Social stressors, arboviral infection, and immune dysregulation in the coastal lowland region of Ecuador : a mixed methods approach in ecological perspective
MetadataShow full item record
Altmetrics Handle Statistics
Altmetrics DOI Statistics
Aedes aegypti, the mosquito that transmits arboviral diseases such as dengue (DENV), chikungunya (CHIKV), and Zika viruses (ZIKV), is present in tropical and subtropical regions of the world. Individuals at risk of mosquito-borne disease (MBD) in the urban tropics face daily challenges linked to their socio-environment conditions, such as poor infrastructure, poverty, crowding, and limited access to adequate healthcare. These daily demands induce chronic stress events and dysregulated immune responses. We sought to investigate the role of socio-ecologic risk factors in distress symptoms and their impact on biological responses to MBD in Machala, Ecuador. Between 2017 and 2019, individuals (≥ 18 years) with suspected arbovirus illness (DENV, ZIKV, and CHIKV) from sentinel clinics were enrolled (index cases, N = 28). Cluster investigations of the index case households and people from four houses within a 200-m radius of index home (associate cases, N = 144) were conducted (total N = 172). Hair samples were collected to measure hair cortisol concentration (HCC) as a stress biomarker. Blood samples were collected to measure serum cytokines concentrations of IL-10, IL-8, TNF-α, and TGF-β. Univariate analyses were used to determine the association of socio-health metrics related to perceived stress scores (PSS), HCC, and immune responses. We found that housing conditions influence PSS and HCC levels in individuals at risk of MBD. Inflammatory cytokine distribution was associated with the restorative phase of immune responses in individuals with low-moderate HCC. These data suggest that cortisol may dampen pro-inflammatory responses and influence activation of the restorative phase of immune responses to arboviral infections.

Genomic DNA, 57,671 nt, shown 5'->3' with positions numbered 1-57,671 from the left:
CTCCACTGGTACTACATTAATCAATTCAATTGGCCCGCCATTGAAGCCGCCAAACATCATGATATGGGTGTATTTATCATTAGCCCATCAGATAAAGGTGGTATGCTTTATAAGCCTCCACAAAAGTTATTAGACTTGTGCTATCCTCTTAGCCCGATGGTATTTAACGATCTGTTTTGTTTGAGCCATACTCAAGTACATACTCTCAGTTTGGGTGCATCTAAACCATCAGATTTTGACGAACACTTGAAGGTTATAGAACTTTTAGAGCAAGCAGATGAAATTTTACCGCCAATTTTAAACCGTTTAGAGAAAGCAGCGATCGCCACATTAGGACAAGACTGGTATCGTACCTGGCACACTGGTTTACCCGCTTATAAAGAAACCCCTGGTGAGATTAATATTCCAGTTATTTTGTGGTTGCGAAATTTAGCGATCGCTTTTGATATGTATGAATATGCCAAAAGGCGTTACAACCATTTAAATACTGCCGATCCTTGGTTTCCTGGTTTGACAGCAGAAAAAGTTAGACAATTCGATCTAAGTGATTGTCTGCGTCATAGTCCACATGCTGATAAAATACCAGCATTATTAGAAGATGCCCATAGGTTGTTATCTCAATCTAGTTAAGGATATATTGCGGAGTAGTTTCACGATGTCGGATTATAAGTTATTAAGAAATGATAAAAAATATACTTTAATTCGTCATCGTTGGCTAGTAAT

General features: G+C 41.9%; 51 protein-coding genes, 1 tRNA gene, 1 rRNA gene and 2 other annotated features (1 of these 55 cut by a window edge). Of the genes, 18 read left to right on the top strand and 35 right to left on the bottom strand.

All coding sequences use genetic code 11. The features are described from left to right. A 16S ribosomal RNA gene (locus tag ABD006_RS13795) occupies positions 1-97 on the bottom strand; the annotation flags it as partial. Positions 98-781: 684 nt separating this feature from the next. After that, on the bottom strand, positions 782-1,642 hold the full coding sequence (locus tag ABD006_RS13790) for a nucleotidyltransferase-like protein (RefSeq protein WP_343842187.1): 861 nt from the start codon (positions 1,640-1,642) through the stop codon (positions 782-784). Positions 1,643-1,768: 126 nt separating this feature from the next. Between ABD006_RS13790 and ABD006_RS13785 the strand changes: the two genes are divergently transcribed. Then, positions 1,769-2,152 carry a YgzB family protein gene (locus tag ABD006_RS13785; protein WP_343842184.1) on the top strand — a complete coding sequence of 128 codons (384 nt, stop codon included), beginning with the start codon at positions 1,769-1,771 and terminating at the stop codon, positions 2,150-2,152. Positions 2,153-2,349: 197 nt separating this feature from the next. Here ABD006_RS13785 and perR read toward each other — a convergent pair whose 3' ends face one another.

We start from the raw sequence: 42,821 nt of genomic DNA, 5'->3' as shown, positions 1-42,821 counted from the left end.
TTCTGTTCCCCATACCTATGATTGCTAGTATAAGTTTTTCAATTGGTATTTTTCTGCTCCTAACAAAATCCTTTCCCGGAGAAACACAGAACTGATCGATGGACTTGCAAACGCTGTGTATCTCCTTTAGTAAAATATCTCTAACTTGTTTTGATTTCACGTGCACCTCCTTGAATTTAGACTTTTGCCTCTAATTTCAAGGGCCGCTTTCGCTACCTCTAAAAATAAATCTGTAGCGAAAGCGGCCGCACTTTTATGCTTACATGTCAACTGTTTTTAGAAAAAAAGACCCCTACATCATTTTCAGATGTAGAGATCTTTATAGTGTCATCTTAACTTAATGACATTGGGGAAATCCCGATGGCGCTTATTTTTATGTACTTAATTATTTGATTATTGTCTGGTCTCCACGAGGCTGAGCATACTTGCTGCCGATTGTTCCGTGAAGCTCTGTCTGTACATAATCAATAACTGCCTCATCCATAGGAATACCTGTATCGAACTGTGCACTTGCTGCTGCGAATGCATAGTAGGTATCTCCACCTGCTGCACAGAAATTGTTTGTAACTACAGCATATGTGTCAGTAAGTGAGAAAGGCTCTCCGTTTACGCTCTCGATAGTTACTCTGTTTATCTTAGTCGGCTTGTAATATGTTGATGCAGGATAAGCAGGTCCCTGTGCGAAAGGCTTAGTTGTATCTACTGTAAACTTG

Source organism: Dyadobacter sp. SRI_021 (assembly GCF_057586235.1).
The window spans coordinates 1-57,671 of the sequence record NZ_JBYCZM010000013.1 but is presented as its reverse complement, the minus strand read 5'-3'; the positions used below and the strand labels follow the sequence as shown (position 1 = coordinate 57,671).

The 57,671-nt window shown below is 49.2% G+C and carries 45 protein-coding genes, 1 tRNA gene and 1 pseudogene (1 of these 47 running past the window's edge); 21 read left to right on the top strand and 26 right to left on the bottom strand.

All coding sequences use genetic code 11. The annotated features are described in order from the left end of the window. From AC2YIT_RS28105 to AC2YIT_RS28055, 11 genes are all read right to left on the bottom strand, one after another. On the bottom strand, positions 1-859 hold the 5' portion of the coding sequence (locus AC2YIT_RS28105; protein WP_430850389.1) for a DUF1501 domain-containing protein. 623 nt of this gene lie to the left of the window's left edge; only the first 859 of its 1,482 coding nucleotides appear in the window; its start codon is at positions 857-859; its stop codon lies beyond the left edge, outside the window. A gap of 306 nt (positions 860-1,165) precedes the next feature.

Vega Ocasio , D , Stewart-Ibarra , A M , Sippy , R , Li , C , McCue , K , Bendinskas , K G , Gump , B B , Cueva-Aponte , C , Ayala , E B , Morrell , C N & Dye , T D 2021 , ' Social stressors, arboviral infection, and immune dysregulation in the coastal lowland region of Ecuador : a mixed methods approach in ecological perspective ' , American Journal of Tropical Medicine and Hygiene , vol. 105 , no. 3 , pp. 756-765 . https://doi.org/10.4269/ajtmh.20-1625
American Journal of Tropical Medicine and Hygiene
Copyright © 2021 by The American Society of Tropical Medicine and Hygiene. This work has been made available online in accordance with publisher policies or with permission. Permission for further reuse of this content should be sought from the publisher or the rights holder. This is the final published version of the work, which was originally published at https://doi.org/10.4269/ajtmh.20-1625.
DescriptionFunding: At the time this work was completed, Dr. Vega Ocasio was a trainee in the University of Rochester’s Translational Biomedical Science PhD Program, which is supported by Grant 2TL1TR002000-05 from the National Center for Advancing Translational Sciences, National Institutes of Health. Dr. Vega Ocasio was additionally supported by funds from BWF1014095 from the Burroughs Wellcome Fund. The surveillance study was supported by SUNY Upstate Medical University and Clinical Research Management (CRM).
Items in the St Andrews Research Repository are protected by copyright, with all rights reserved, unless otherwise indicated.